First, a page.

An area rich in history
1,444m above sea level, and home to a substantial community, the principle town of the Andermatt region is located in the Urserntal valley. Throughout its rich history the area has been a key staging post for travellers in the Gotthard massif. Its central location among the main Alpine passes was well known even in Roman times. Back then, the massif was the easiest route between north and south, as only one mountain pass had to be negotiated.
In the 13th century, the Walser Germans who populated the Urserntal valley at that time built the first bridge (later to become known as the Teufelsbrücke, or Devil's Bridge) across the Schöllenen Gorge. The trading route that opened up placed Andermatt firmly on the map, and for several centuries trade in the region flourished. In 1649, the village gained its independence from the Disentis Abbey, to which it had up until then been tied.
Andermatt first made it onto the tourist map in the 18th century thanks to Germany's national poet, Johann Wolfgang von Goethe, who wrote enthusiastically of the region's mountain villages. At the turn of the 19th century, Russia's war against Napoleon brought more attention to the region. In 1840, a route was opened up between Göschenen and Tessino via the Gotthard massif, and the stagecoach era was born. Today, the historic horse-drawn St. Gotthard stagecoach remains as a reminder of the time when this was the only mode of travelling to Tessino.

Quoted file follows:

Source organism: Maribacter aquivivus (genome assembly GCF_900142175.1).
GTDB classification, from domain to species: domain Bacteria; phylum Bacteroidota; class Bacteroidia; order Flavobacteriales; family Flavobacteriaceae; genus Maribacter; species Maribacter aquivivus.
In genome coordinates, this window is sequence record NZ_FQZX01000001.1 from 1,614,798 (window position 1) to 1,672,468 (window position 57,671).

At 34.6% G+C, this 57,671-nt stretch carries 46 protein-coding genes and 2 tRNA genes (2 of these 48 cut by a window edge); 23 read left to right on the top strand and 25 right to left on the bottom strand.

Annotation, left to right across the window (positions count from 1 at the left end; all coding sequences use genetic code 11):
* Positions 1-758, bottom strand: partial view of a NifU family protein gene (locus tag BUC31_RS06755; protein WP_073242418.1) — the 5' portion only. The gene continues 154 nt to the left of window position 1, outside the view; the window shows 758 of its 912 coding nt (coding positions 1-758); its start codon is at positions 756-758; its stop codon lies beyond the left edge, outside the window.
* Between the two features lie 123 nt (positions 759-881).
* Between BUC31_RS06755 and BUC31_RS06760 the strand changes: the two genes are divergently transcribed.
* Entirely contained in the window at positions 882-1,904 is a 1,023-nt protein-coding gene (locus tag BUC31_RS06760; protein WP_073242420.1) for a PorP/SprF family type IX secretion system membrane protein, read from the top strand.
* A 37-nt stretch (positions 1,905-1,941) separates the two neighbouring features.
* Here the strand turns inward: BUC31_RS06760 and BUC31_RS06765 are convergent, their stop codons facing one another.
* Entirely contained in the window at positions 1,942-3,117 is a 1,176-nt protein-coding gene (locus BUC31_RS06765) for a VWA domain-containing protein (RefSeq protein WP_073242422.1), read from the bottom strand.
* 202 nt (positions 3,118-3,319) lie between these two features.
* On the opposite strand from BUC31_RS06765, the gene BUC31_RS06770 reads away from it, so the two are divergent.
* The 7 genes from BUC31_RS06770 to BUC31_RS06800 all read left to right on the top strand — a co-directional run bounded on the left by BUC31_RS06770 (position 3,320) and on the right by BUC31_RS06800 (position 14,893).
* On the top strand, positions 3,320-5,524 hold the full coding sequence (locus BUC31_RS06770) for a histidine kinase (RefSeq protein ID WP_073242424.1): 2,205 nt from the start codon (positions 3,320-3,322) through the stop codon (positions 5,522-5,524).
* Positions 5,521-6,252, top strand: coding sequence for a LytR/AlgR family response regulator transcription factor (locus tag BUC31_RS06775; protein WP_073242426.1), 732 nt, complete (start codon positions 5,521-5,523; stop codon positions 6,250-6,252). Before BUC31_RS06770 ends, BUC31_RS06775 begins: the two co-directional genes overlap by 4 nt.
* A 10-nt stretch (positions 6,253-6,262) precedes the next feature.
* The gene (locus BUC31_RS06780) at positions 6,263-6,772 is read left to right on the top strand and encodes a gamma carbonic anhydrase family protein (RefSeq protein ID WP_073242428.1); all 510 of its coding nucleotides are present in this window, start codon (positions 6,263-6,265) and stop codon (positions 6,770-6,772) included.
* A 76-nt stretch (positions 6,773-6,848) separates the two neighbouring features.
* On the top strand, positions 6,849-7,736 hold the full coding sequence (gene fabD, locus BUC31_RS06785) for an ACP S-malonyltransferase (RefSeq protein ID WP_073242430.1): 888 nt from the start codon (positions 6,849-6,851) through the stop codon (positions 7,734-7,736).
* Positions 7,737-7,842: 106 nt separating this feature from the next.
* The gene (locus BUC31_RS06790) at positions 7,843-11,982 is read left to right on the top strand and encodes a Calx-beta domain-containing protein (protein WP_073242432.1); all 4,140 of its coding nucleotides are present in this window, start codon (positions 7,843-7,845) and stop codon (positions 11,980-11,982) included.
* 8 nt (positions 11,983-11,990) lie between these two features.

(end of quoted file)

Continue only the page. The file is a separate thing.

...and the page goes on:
The world wars of the 20th century brought a substantial military presence to Andermatt, and garrisons remained here as late as the 1990s. The Sasso San Gottardo Fortress, which was built into the mountains themselves, is today open to the public and offers a unique insight into this military stronghold.
In the 21st century, Andermatt has been host to one of Switzerland's biggest tourist developments. Initiated by the Egyptian investor Samih Sawiris, Andermatt Swiss Alps is a new resort alongside the existing village. The skiing facilities have also been modernised and, thanks to a connection to Sedrun, extended.
Whether as a trading route, military stronghold or tourist destination, Andermatt has played, and continues to play, a central role in the life of Switzerland and indeed Europe. In summer, its Alpine passes offer some of the world's most spectacular views and hiking trails. In winter, the snow-covered valley glitters and shines like a diamond. The skiing is suitable for all levels, from beginner to advanced, and cross-country trails and snowshoeing are equally popular.